Improved processes and early engagement for risk mitigation
Commercial risk certainly affects business outcomes, and should be managed in the same way as program and technical risk. Commercial contracting teams manage the entire contract lifecycle, but they must also recognize risk and have tools and processes in place to manage it.
Within all the phases of the contract lifecycle — as you draft, review, approve, and activate your contracts — engagement with your subject matter experts is critical. One challenge many organizations face is engaging stakeholders with differing attitudes and levels of competence throughout the contract lifecycle. As the contract becomes a more popular mechanism to drive better business results, it is critical to engage the right stakeholders early in the process. Who undertakes market assessment? How do you identify the right contracting model, especially for complex transactions? The earlier subject matter experts are involved, the more they can tailor the contract model to create a less contentious bid and selection cycle, and thus reduce the time required during negotiations. From a functional risk perspective, closing the deal faster increases speed to market.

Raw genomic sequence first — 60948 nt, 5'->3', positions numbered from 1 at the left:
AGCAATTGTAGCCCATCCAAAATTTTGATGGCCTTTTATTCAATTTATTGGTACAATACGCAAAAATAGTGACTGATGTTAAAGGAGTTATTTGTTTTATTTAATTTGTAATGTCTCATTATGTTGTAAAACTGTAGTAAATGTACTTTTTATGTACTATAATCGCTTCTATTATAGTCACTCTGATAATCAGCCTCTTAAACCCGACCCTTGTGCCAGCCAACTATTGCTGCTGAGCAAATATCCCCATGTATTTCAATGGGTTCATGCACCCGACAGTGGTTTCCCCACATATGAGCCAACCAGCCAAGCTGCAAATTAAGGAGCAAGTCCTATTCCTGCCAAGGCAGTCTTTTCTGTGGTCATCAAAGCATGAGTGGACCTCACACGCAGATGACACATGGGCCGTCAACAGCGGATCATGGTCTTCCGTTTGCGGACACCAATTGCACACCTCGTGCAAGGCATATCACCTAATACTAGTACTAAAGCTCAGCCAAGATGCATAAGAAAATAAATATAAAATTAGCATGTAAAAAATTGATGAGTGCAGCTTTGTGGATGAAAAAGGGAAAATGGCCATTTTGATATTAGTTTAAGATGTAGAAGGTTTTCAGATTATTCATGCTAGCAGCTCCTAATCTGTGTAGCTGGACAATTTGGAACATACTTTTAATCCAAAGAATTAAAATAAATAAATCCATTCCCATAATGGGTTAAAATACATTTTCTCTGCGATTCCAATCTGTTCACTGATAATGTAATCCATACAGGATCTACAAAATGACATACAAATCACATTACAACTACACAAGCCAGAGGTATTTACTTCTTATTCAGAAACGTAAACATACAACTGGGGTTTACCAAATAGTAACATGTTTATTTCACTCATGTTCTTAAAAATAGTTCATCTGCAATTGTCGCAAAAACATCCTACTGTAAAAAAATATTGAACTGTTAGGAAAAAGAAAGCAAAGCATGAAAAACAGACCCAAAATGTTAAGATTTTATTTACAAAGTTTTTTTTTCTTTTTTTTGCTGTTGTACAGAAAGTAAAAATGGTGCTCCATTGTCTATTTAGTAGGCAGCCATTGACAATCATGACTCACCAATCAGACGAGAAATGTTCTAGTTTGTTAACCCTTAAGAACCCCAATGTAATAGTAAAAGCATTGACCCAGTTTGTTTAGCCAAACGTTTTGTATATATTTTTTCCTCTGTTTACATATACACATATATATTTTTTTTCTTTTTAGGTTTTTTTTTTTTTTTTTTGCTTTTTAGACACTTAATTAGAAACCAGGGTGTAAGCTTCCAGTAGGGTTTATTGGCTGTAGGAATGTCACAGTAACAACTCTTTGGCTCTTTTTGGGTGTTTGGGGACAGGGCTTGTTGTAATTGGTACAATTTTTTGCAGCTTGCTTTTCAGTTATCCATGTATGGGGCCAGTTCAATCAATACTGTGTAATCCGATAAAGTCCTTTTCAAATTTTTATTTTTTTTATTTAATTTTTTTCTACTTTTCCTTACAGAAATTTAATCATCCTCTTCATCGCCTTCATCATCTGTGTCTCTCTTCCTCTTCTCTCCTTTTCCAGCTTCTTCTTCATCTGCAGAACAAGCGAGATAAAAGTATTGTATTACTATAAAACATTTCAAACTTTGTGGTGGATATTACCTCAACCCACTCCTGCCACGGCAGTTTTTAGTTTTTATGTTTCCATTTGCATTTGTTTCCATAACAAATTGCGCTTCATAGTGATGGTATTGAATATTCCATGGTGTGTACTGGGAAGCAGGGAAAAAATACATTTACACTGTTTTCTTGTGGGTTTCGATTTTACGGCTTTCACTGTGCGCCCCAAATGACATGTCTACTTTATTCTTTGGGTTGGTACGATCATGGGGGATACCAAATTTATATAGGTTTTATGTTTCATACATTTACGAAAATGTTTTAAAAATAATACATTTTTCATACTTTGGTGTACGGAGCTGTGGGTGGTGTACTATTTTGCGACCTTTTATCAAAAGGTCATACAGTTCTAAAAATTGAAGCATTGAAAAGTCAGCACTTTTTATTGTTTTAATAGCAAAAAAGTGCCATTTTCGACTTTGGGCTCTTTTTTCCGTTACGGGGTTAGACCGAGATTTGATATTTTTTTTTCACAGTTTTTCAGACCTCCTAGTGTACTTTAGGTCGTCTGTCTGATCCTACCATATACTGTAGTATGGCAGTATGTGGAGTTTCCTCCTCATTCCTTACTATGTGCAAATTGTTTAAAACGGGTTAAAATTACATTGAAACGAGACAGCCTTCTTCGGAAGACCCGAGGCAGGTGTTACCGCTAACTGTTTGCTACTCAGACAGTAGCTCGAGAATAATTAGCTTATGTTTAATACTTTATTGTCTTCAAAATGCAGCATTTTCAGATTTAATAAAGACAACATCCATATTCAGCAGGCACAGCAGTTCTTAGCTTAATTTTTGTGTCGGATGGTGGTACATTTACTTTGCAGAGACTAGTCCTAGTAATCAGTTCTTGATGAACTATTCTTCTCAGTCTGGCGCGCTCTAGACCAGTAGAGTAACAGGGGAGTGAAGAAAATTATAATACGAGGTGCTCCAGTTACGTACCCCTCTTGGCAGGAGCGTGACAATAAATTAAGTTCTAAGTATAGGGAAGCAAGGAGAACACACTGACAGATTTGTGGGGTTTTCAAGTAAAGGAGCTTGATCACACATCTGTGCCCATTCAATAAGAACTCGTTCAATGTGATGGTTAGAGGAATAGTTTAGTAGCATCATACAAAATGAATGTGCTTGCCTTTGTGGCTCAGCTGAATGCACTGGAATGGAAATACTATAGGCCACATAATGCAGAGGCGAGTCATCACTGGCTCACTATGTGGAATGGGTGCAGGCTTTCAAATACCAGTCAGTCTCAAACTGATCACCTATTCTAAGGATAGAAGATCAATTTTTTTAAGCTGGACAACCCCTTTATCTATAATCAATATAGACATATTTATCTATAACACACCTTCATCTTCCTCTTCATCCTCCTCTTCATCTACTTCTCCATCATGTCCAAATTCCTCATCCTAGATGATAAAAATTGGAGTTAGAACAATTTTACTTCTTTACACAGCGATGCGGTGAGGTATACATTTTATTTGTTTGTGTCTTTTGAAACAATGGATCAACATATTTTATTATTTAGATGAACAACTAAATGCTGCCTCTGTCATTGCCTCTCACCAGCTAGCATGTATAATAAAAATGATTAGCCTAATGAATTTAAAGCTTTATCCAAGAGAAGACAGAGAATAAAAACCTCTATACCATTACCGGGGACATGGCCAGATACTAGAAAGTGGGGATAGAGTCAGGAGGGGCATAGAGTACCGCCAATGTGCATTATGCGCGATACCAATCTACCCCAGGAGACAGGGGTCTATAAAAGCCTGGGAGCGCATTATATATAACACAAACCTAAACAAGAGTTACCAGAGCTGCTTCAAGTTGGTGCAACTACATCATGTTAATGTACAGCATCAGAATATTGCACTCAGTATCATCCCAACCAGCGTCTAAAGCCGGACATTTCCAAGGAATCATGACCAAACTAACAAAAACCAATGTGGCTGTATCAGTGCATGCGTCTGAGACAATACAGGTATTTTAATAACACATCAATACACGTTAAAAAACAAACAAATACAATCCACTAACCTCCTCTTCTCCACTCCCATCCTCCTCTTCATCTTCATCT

Another high-risk phase is the point of contract execution and the transition of contract responsibilities to the functional implementation team. This process is often poorly defined, and doesn’t offer a good understanding of the new obligations and responsibilities for both parties under the contract. The characteristics and skills of the group responsible for accurate delivery of a contract, once awarded, can have a huge impact on the risk throughout the life of the contract.
Finally, throughout the process, highly qualified organizations are increasingly trying to understand their partners’ level of competence when it comes to the contracting process. Contract risk is not only impacted by your own contract lifecycle, but by the contract lifecycle management of your partners. Effective and well-managed contracts depend on the capabilities of both organizations.